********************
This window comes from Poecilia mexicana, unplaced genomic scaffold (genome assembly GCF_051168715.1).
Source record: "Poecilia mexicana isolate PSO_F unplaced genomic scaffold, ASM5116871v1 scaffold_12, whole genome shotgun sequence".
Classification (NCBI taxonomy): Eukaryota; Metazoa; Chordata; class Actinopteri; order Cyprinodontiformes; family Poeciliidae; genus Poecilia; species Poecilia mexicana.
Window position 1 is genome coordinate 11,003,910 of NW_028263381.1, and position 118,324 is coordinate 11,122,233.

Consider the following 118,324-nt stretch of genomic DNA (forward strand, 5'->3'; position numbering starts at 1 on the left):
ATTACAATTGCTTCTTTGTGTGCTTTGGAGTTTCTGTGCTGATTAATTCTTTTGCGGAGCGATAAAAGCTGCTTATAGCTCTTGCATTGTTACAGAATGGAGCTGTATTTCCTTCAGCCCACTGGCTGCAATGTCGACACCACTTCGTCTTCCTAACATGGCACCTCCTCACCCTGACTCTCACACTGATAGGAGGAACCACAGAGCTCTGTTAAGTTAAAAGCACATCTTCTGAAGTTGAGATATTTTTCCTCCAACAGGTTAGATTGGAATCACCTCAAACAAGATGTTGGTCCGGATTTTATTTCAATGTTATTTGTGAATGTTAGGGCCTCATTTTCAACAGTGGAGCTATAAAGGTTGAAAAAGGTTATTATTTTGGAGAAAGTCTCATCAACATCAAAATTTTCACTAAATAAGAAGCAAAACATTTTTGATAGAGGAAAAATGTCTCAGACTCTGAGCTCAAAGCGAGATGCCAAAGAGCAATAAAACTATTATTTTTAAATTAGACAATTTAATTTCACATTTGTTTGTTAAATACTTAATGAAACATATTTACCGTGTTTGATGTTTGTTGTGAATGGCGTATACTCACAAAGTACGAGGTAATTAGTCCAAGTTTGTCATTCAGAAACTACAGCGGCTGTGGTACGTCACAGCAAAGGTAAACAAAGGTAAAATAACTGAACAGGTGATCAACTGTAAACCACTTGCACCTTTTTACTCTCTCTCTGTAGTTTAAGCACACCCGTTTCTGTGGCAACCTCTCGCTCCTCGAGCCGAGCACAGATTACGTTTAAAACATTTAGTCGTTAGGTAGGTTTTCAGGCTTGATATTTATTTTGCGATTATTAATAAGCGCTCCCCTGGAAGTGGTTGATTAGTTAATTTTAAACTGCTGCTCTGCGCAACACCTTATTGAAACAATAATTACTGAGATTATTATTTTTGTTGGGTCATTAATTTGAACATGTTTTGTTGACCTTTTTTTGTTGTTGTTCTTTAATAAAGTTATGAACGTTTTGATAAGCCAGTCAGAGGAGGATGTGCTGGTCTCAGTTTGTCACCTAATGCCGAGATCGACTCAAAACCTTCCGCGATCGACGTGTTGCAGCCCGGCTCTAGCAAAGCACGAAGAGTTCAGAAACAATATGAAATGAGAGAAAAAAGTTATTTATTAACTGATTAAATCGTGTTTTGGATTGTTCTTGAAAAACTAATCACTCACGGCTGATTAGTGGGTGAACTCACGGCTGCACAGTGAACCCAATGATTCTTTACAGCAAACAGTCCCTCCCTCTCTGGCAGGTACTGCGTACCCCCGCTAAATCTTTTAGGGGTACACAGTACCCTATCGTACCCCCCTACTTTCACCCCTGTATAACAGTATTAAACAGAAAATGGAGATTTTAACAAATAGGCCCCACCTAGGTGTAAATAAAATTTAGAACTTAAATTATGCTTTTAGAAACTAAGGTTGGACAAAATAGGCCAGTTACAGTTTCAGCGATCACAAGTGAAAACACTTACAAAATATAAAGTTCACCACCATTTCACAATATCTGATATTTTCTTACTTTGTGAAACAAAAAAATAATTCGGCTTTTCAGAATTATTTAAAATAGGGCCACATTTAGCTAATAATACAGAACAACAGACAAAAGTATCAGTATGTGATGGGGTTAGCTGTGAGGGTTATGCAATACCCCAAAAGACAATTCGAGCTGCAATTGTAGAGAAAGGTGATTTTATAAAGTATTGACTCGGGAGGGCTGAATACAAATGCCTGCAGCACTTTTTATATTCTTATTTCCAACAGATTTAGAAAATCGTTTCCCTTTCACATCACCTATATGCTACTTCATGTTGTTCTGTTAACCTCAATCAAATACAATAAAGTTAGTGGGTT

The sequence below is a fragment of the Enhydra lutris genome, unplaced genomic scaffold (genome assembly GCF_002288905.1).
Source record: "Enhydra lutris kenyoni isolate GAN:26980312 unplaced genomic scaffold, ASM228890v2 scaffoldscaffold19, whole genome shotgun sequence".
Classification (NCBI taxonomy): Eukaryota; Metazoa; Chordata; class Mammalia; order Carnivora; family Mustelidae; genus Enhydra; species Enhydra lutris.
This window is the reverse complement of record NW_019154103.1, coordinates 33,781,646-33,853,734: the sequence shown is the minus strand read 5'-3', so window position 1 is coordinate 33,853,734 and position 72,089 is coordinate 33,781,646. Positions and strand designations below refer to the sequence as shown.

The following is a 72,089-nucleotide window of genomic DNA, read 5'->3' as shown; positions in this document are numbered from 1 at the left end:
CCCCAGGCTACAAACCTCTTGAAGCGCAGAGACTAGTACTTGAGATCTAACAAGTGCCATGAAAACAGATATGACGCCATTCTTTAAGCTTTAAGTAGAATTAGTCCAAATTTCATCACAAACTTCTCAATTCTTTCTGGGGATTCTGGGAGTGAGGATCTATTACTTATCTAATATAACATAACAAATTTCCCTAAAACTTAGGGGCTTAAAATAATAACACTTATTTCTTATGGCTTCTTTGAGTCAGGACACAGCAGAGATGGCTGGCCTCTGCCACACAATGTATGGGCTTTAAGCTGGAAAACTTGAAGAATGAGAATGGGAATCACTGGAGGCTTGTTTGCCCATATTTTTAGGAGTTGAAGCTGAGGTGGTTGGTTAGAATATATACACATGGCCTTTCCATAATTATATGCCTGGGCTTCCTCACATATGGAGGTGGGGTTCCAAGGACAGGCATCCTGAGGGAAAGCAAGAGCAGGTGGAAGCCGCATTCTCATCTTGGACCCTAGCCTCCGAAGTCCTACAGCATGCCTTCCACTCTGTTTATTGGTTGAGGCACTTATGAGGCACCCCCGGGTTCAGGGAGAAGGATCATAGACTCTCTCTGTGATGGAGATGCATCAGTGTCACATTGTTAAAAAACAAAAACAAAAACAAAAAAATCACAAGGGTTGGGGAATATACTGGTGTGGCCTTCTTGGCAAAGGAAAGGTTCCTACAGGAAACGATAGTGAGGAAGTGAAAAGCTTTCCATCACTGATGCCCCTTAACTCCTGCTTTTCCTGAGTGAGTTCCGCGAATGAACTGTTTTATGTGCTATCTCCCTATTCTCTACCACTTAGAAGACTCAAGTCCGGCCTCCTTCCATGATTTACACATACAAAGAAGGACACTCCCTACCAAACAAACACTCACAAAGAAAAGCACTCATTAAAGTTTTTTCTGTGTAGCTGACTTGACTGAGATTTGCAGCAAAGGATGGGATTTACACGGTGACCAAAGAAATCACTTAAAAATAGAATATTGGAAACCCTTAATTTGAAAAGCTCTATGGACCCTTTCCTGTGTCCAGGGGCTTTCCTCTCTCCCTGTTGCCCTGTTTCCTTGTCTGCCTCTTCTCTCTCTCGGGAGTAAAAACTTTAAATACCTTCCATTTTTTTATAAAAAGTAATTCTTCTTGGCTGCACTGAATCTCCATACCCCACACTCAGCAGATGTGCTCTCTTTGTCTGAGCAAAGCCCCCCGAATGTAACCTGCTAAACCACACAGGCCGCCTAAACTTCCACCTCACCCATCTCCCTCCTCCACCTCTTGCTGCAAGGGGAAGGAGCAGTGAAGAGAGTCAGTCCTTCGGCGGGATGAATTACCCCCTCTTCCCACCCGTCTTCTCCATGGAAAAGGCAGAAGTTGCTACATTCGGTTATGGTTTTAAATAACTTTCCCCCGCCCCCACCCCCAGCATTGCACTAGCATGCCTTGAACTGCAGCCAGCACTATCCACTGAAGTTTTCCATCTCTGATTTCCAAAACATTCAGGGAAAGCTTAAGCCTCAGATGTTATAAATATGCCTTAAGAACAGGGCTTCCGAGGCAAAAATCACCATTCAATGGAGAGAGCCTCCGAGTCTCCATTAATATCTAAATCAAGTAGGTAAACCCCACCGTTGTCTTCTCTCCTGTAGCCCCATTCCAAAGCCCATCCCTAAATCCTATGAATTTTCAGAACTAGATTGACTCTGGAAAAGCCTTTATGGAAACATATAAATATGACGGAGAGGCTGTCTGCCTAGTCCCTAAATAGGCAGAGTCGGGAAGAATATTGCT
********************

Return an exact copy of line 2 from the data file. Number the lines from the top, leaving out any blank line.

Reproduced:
Source record: "Poecilia mexicana isolate PSO_F unplaced genomic scaffold, ASM5116871v1 scaffold_12, whole genome shotgun sequence".